Geography. – It is officially called the Côte Française des Somalis and includes a territory that extends in a semicircle around the bay of Tagiura (280 km. of coastline), which after the Italian-French agreements of 1935 (following which the southern part of the sultanate of Raheita passed to Eritrea about 800 sq. km.) has an area of 21,163 sq. km. This territory is partly low and flat (there is indeed the absolute deep depression of Lake Assal, 174 m. Below sea level), and partly hilly and mountainous. In the northern part, in N. di Tagiura, the Guda Mountains exceed 1600 m. The climate is torrid and very arid: in the lowlands the hottest month (July) has an average of about 32 °, and the coolest month (January), of 26 °; the rains do not exceed 100 mm. annually, and much of the country, therefore, is desert or covered by a thin steppe. Woods, which however also have
According to top-engineering-schools, the population in 1931 was only 68,965 residents (and was calculated at 70,000 in 1935), of which 46,687 Somalis, 2992 Arabs, 18,552 Danachili, 499 Indians, 157 Abyssinians and 78 Jews. The Europeans were 628 (356 French), residing almost exclusively in Djibouti (11,366 residents), Capital of the colony, in which the centers of Tagiura (670 residents) And Obock, the ancient capital (250 residents) Are also noteworthy.). Djibouti is the maritime terminus of the railway that reaches Addis Abeba (783 km., Of which 90 in the colony’s territory) and which ensures most of the Ethiopian traffic to French Somalia. This line, completed in 1917, is operated by a French company (Compagnie du Chemin de fer franco – éthiopien); following Italian-French agreements, Italy acquired a stake in the company’s share capital.
Within the colony, communications are generally carried out by means of caravans. Important caravans are those for Assab and Harar. Various French, Italian, English, German, Norwegian, Swedish and Dutch shipping lines call at Djibouti, which is connected by cabotage services with Perim and Aden.
The colony is not suitable for agriculture, due to the almost total lack of water. A little legumes and tobacco are grown around Djibouti; from the acacias, frequent in the woods of the mountainous area, gum arabic is obtained. You raise sheep, goats, cattle and camels. Mining exploration is still superficial, but significant iron deposits are known. Potassium chloride is extracted from Lake Assal, of volcanic origin, and from the salt pans of Djibouti from 20 to 25 thousand tons. salt per year. The industries are represented by an ice factory, a power plant and the mechanical plants of the railway company.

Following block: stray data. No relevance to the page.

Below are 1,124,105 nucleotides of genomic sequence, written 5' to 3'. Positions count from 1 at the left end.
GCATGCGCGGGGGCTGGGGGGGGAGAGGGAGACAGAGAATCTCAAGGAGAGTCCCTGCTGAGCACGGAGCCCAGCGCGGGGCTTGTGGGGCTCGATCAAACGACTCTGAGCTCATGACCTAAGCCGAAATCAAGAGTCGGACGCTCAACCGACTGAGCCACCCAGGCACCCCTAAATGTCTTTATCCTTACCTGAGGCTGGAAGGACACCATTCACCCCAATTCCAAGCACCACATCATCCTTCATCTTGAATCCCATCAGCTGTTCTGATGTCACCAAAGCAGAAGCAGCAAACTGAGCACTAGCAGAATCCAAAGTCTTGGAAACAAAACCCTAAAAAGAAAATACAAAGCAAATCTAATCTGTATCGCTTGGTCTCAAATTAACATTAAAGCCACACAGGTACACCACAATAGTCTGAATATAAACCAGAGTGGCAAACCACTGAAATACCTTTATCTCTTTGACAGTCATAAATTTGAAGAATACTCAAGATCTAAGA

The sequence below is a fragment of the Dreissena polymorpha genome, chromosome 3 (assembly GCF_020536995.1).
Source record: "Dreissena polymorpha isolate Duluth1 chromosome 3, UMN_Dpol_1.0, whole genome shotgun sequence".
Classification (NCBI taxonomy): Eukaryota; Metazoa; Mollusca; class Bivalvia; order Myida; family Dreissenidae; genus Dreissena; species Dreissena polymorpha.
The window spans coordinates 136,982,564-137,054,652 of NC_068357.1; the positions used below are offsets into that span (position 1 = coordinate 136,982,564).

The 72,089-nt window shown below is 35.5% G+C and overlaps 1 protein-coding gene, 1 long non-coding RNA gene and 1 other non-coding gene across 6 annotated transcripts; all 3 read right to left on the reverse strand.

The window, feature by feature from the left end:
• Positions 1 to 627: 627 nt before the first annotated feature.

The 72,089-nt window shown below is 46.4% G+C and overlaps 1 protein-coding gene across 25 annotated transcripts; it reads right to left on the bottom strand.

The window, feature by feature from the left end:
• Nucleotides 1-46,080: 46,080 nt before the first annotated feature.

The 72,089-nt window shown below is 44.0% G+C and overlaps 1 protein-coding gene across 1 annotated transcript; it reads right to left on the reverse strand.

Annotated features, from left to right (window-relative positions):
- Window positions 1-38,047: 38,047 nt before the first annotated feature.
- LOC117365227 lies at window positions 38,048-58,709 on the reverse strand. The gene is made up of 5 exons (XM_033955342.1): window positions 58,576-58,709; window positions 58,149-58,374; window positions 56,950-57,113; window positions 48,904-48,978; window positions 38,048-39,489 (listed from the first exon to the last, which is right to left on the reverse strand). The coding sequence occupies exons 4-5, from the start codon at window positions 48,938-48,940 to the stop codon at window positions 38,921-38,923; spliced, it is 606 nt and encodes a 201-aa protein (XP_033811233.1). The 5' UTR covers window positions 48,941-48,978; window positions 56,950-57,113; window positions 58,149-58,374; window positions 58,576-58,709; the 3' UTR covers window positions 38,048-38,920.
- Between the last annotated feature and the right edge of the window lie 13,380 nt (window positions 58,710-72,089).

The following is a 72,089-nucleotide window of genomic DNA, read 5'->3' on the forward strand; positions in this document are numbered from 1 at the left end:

The fishery provides a fair amount, and there is some export of dry and salted fish to Ethiopia. Sponges and pearl oysters are also fished.
Foreign trade is almost exclusively of transit and consists of coffee, skins, wax, ivory and precious metals for export, and cotton, oil, petrol, sugar, spirits, spices, cement, soap and imported vehicles, which of it usually has a higher value than that of exports (average for the period 1931-34, 157.4 million francs on import and 148.9 on export, for more than half of which is coffee) . France participates in the trade of the colony with just 7-8% of the value.
History. – The French occupation of the Somali Coast is of relatively recent date. Since the reign of Louis Philippe there had been contacts between the government of Paris and the Negus dello Scioa, and French missions (Rochet d’Héricourt, Lefebvre, D’Abbadie, etc.) had crossed central and southern Ethiopia, but none part of the East African coast had been occupied; and in Somalia itself Commander Guillaim’s long cruise had ended without concrete political results. Only when the action of Italy and England intensified on the coasts of the Red Sea and the Gulf of Aden, did events precipitate the realization of a French colonial program in Somalia and it was then decided without doubt to put in place efficiency the port of Obock. L’ French action took place on the basis of a convention, which the government of Paris published, signed on 11 March 1862 between the French Foreign Minister and a representative of the Sultan of Tagiura; agreement that had remained unexecuted for over twenty years.
The mission was entrusted to a very tactful and energetic man, M. Lagarde. Having landed in July 1884 with 27 infantry men, the French official quickly succeeded in stipulating agreements and treaties that placed the sultanates of Raheita, Tagiura and Gobad under the French protectorate.
From 1884 to 1888 the Costa dei Somali was the subject of intense penetration work: Obock and Djibouti were the most affected centers. In 1897, a year of exceptional importance in French colonial history, the convention for the determination of the borders with Abyssinia was signed (the borders with the English possessions were established in February 1888; the delimitation of the borders with the Italian possessions dates back to the composition friendly ended in 1900).
After 1900, only an intense resumption of French missions in the border districts and in the interior of Ethiopia should be recorded in the history of the Somali Coast, initiatives recommended in order to establish new contacts and better reasons to further consecrate the treaty. commercial already previously stipulated. Missions that have remained largely ineffective and that are confused with a last odyssey in the history of this colony: the Franco-Ethiopian railway.